It’s the gritty urban basketball Mecca where Gary Payton and Jason Kidd developed the toughness and skill that would make them NBA All-Stars. It’s where street-ball legend Demetrius “Hook” Mitchell is said to have jumped over a Cadillac to win an outdoor dunk contest. Mosswood Playground’s fame as a hotbed for pickup hoops even landed the North Oakland park a featured role in EA Sports’ popular 2003 video game NBA Street Vol. 2.
But the guy about to shoot a three-pointer toward one of the basketball courts’ white square backboards on a recent weekday evening doesn’t much resemble an NBA All-Star or video game hero. He looks more like someone who spends much of his time indoors, maybe playing video games. Short, cornrowed and with a paunch that strains against his baggy white tee-shirt, he poses a rhetorical question to the three men milling about under the basket.
“I’m gonna start it up,” he says. “Ready?” He shoots a weathered gray basketball with a jerky, almost spastic motion, missing badly.
The game is called “21.” It’s a basketball free-for-all in which each player accumulates points by scoring single-handedly against all others before trying to add to his total by sinking free shots. First to score 21 points wins.
A skinny teenager in beat-up Air Jordans chases down the cornrowed man’s rebound and, after trying a series of dribble feints against his defender, takes a wild shot from the corner, which also misses badly.
“Yeah, right,” says the cornrowed man.
“Nah, I perfect that,” the teenager responds, laughing. “I work on that shit, man. I know what I’m going to do.” No one else on the court seems convinced.
“I’m gonna require a double or triple team right now,” boasts a big man wearing a striped headband, before caroming a shot off the side of the backboard. Two of the younger players fall back against a tree in hysterics, momentarily disabled as the game goes on.
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Decades ago, at the apex of his basketball jones, John Hill haunted Mosswood’s outdoor courts looking for what he considered the Bay Area’s best and fiercest pickup basketball. Now, looking out at the park’s four baskets from the doorway of the Mosswood Recreation Center, which he has directed the past five years, Hill is more interested in reliving the past than touting Mosswood’s current standard of play.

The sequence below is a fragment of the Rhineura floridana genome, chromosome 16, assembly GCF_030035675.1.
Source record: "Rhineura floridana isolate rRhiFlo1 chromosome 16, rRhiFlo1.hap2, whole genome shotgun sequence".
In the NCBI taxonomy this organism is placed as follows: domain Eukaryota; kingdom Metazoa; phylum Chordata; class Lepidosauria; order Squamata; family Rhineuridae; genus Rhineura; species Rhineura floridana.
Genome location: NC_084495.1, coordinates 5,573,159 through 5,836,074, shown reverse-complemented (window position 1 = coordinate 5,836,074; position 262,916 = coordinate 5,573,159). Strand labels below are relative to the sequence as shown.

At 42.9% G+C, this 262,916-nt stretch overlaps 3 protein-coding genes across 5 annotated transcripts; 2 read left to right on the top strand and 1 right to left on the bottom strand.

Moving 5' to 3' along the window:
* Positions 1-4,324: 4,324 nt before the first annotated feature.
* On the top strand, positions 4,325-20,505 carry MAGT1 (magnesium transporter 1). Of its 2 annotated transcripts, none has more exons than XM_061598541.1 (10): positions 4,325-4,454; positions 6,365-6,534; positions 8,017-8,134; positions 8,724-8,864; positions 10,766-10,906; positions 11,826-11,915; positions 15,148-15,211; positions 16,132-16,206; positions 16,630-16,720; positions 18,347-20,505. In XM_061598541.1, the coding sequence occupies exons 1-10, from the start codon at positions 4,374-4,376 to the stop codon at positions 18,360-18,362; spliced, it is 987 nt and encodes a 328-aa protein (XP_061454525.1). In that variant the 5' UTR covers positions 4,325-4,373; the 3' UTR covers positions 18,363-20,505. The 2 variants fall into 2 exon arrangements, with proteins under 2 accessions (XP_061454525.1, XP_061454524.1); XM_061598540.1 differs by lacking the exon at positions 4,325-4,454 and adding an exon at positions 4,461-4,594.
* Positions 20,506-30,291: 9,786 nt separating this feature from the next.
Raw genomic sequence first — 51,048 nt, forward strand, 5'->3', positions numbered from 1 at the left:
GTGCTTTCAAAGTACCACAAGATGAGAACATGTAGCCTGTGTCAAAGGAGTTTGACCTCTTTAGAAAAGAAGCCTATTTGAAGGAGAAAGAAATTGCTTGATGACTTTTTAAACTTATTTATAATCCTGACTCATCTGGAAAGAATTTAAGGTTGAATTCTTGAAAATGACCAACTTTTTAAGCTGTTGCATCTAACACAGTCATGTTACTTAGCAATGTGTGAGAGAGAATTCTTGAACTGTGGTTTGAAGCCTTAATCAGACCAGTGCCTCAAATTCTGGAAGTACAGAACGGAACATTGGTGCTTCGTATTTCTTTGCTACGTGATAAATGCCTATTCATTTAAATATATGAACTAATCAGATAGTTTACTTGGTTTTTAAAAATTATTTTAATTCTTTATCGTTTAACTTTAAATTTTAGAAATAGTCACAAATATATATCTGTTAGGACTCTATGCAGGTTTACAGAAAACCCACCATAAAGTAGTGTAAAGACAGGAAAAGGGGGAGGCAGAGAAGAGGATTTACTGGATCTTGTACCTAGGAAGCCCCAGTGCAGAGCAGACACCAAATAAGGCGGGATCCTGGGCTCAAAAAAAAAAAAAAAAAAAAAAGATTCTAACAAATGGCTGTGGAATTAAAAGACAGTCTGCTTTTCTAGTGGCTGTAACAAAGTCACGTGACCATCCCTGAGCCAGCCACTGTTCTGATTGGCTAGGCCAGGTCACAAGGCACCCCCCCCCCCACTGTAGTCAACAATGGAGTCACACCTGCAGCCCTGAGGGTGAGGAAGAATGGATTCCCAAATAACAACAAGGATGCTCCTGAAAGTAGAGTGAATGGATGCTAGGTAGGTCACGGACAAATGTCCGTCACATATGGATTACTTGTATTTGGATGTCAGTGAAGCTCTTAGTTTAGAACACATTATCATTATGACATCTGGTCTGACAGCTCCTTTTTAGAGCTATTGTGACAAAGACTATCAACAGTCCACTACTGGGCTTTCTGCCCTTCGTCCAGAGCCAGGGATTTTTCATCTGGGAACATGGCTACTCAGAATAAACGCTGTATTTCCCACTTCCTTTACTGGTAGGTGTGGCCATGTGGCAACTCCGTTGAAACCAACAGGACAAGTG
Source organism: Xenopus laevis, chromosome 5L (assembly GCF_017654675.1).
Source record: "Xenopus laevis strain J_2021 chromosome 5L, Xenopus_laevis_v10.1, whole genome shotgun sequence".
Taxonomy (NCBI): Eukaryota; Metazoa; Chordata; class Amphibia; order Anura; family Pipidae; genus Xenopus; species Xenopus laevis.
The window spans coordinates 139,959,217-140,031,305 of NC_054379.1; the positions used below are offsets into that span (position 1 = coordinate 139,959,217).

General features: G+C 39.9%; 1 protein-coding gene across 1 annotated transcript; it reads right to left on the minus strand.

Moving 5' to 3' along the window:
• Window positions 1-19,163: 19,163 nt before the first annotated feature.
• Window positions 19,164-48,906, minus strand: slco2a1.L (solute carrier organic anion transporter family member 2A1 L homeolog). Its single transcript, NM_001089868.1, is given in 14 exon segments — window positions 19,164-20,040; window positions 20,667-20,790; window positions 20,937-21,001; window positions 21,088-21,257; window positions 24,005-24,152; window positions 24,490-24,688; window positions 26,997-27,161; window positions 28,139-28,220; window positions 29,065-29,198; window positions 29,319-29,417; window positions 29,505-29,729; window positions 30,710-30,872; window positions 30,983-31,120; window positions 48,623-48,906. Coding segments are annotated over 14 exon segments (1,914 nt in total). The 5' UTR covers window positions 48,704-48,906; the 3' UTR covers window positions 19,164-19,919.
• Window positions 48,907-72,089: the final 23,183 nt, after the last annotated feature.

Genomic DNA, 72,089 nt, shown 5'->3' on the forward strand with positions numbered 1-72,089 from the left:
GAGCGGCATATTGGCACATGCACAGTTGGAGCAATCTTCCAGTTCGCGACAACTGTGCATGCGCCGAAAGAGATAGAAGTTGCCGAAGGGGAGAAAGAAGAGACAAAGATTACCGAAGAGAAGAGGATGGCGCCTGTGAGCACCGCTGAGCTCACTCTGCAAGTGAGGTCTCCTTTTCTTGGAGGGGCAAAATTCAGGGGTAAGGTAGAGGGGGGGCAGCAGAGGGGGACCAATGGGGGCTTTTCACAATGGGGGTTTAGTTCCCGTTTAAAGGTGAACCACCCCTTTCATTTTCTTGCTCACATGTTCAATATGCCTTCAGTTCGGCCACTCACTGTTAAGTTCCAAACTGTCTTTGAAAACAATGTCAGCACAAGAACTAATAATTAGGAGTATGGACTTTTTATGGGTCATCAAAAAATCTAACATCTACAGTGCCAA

“It’s nothing like it was in the 70s or 80s when you had the real ballers coming through here,” he says. “Back then, if you lost a game you probably couldn’t even play again until the next day, there were so many people lined up waiting to get next.”
After the inevitable eventual loss at Mosswood, Hill and his friends often would simply move on to another park, continuing on a tour of the area’s pickup basketball spots. “We’d usually start playing here, then when we lost go to Bushrod, then the old Grove Street Park in South Berkeley, then hit San Pablo Park, then go up to Harmon where Cal [The UC Berkeley Golden Bear basketball team] played, then over to Live Oak, then finally go home,” he says with a wistful smile. He says that nowadays it’s hard to compare that type of zealousness with what he sees from many of Mosswood’s current regulars. “Most of the kids here now, they just want to imitate what they see on TV, different crossover dribbles and things like that,” he says.
Hill spreads his fingers and turns his palm over and over at his side in an exaggerated motion. “See, to me, that’s a carry,” he says, referring to the basketball dribbling violation. “It’s just a different kind of thing now, I guess.”
* * *
Gradually, more players have trickled into the game of 21 until the area underneath the hoop’s rim is a knotted mess of seven or eight men half-heartedly jockeying for position while one or two of the more industrious types try to defend the man with the ball. At one point, the big man who previously demanded multiple defenders drifts away from the group, lying down on a nearby bench to take a call on his cell phone.
One of the newer players, a tall, broad-shouldered teenager, rises above the pack to grab a rebound one-handed before clearing the ball out to the perimeter.
“He got 19! He got 19! Get on him!” players shout from the tangled mass underneath the rim. It’s the first time any sense of urgency has entered the game.
The tall teen dribbles easily around two defenders, then spins and tosses up a soft hook shot that finds the bottom of the net. Game over.